All the states that surround us geographically score better than New Jersey. We are worse off than Maryland, Delaware, Pennsylvania, New York, and Connecticut.

Governor Christie has been very apt to point out to one of the main reasons why the above statistics are so dismal: The state is unfriendly to businesses – those are the employers – because taxes are too high and that is because government spends too much.

But he has been disingenuous as to why it is so: Government spends too much on itself rather than on New Jersey. Look at our roads and bridges. Look at our Public Pension System. Look at our Unemployment Insurance Fund. When he addresses the issue of cutting spending, it is always that part of spending that improves the lives of most New Jersians that he wants to cut; never the sacrosanct political apparatus of agencies and more agencies filled with political hacks that produce nothing.

The press just reported a few days ago that he had appointed some 50 loyalists to positions in the Port Authority of NY and NJ and while some democrats criticised him, they also sought to appoint their own allies to the agency. Incidentally, I do believe that New Jersey must abandon the custom of having independent agencies for tending to roads and bridges. We must transfer all the productive employees to the DOT, adopting their union contracts if they are unionized, and fire the political hacks. And we must strengthen Civil Service Laws to prevent future abuses.

We may also add a second reason for the economic malaise in New Jersey – not mentioned by the governor explicitly but implicit in his proposed 10% tax cut: The extraordinary size of  government makes life in New Jersey very expensive and therefore the aggregate demand in the New Jersey economy is below that of its neighbors. His proposed 10% cut however will not alleviate that situation. Aggregate demand does not respond well to tax cuts executed in a linear fashion.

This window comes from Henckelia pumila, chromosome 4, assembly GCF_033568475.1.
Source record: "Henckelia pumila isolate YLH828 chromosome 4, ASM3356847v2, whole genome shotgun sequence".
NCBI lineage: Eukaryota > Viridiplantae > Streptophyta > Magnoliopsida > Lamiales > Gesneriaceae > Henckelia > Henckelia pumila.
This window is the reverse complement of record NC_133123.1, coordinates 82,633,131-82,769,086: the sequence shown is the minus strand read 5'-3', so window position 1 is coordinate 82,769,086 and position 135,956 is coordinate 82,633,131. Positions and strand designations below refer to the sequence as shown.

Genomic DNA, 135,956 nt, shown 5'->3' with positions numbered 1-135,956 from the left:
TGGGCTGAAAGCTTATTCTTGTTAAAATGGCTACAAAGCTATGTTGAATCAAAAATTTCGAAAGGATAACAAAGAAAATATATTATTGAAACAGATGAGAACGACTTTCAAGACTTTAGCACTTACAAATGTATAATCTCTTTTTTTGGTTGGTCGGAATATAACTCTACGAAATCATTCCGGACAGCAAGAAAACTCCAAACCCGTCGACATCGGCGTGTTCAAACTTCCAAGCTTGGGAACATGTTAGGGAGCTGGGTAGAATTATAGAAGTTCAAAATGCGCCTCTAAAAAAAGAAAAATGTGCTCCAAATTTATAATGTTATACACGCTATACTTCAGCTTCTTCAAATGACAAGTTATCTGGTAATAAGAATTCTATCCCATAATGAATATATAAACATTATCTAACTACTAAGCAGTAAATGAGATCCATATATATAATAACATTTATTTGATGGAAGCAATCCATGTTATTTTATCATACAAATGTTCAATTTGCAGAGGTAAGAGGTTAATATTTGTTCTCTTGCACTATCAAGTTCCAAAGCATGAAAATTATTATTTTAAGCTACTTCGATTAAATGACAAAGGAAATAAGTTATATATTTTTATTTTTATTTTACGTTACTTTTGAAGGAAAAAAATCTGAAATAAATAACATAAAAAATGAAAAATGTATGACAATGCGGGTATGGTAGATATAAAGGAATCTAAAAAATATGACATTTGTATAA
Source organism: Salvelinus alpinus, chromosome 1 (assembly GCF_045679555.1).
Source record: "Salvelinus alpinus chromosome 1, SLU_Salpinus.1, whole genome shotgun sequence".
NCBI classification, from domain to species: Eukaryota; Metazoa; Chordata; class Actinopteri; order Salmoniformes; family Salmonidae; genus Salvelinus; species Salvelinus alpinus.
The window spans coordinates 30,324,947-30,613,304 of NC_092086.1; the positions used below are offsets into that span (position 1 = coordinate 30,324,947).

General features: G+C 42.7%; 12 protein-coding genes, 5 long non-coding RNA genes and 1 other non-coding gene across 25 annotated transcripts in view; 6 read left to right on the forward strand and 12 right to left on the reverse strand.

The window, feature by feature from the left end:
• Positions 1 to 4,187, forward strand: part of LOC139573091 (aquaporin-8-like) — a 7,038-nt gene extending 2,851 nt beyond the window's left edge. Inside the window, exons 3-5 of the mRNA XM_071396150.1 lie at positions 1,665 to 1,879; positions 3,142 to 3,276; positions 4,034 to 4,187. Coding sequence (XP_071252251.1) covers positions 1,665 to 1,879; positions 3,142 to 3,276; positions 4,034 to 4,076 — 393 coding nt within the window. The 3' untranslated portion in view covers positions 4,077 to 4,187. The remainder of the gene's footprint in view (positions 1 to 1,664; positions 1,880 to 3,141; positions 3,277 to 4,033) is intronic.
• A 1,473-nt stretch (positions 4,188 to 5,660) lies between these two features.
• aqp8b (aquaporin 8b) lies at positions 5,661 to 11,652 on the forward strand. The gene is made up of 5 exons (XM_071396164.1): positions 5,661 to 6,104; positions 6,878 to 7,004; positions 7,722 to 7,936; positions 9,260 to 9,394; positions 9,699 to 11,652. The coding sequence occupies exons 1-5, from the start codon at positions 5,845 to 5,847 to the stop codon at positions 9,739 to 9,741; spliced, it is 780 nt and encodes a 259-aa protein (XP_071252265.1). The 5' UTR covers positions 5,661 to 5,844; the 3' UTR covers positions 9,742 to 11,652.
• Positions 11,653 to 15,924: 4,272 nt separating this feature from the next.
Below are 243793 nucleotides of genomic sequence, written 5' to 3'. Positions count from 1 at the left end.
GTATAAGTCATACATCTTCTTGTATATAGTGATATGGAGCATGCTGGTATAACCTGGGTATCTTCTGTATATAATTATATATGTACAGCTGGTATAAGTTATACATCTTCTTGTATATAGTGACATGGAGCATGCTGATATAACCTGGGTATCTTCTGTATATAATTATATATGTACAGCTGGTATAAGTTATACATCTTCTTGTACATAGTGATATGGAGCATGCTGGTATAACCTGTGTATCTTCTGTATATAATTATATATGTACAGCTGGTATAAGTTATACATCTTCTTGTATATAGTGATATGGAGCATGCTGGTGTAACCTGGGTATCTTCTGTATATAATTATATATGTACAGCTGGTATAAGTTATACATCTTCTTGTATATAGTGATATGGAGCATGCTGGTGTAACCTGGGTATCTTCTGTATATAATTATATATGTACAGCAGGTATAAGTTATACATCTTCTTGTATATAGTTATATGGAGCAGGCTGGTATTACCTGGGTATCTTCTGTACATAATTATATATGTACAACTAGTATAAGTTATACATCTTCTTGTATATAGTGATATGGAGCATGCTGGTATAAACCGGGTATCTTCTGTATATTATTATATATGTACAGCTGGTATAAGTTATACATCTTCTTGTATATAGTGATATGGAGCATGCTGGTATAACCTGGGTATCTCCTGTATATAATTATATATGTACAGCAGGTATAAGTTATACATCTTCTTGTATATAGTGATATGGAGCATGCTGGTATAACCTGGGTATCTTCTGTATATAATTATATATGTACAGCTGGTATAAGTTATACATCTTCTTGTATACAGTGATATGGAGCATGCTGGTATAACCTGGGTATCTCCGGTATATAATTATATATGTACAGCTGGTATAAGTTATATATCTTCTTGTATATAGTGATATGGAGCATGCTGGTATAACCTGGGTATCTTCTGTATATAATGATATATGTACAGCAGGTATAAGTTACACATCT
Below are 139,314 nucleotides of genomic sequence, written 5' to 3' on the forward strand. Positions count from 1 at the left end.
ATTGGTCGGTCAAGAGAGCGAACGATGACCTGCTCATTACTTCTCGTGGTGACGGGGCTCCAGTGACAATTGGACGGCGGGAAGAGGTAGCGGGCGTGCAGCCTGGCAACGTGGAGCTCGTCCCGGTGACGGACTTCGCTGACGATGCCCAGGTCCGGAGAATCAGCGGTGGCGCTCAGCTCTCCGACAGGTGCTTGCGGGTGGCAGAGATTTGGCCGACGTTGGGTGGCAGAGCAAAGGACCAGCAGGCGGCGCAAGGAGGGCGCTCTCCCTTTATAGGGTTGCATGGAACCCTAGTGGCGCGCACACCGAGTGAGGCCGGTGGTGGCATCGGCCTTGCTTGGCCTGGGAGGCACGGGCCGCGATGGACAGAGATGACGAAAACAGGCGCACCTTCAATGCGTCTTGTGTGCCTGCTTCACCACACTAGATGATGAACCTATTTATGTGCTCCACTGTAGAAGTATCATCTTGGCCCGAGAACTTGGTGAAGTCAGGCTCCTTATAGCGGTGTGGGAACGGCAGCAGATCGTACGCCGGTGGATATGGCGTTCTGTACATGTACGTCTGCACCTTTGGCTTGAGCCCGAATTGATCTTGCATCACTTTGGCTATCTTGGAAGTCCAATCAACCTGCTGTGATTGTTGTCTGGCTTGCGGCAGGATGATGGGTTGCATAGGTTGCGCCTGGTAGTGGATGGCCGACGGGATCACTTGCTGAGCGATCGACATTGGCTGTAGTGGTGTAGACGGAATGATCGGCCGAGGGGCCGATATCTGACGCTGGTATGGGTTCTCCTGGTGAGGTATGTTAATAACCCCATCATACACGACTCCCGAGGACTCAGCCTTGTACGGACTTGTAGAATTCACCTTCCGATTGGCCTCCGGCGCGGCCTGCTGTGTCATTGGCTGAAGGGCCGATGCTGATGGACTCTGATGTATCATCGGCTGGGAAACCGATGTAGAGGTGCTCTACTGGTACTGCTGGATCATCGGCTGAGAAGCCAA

The dilemma for the governor – or for any politician of either party for that matter – is that to truly cut spending in New Jersey they will have to dismantle the very system that keeps them is their positions of power and privilege, elected term after term, smothering all opposition in insidious ways disguised as laws.

So if unemployment falls in New Jersey too in the coming weeks, we may credit two things: the ingenuity of New Jersey in spite of all the odds or that economy improvements across the state lines are sunbathing the New Jersey economy. But the hands of the governor are tied by the  same strings that placed him in office.

Work-while-unemployed program is no panacea

http://www.washingtonpost.com/politics/georgia-jobs-program-that-has-intrigued-obama-has-flaws/2011/09/04/gIQAGGox7J_story.html?wpisrc=nl_headlines

Georgia and New Hampshire have programs where the unemployed are matched with companies for “training on the job” without pay but still collecting benefits. There have been some modest results. Georgia gives an additional stipend to the trainees. New Hampshire does not.

The article points out at two problems besides the fact that results have been scant.

1. It is costly. It creates another government department to administer and monitor the program.

2. Fraud. Some employers use the trainees as free labor without any intention of hiring anybody.

Furthermore, if program does not meet definition of training but is rather plain work, it would be illegal for having people working under minimum wage.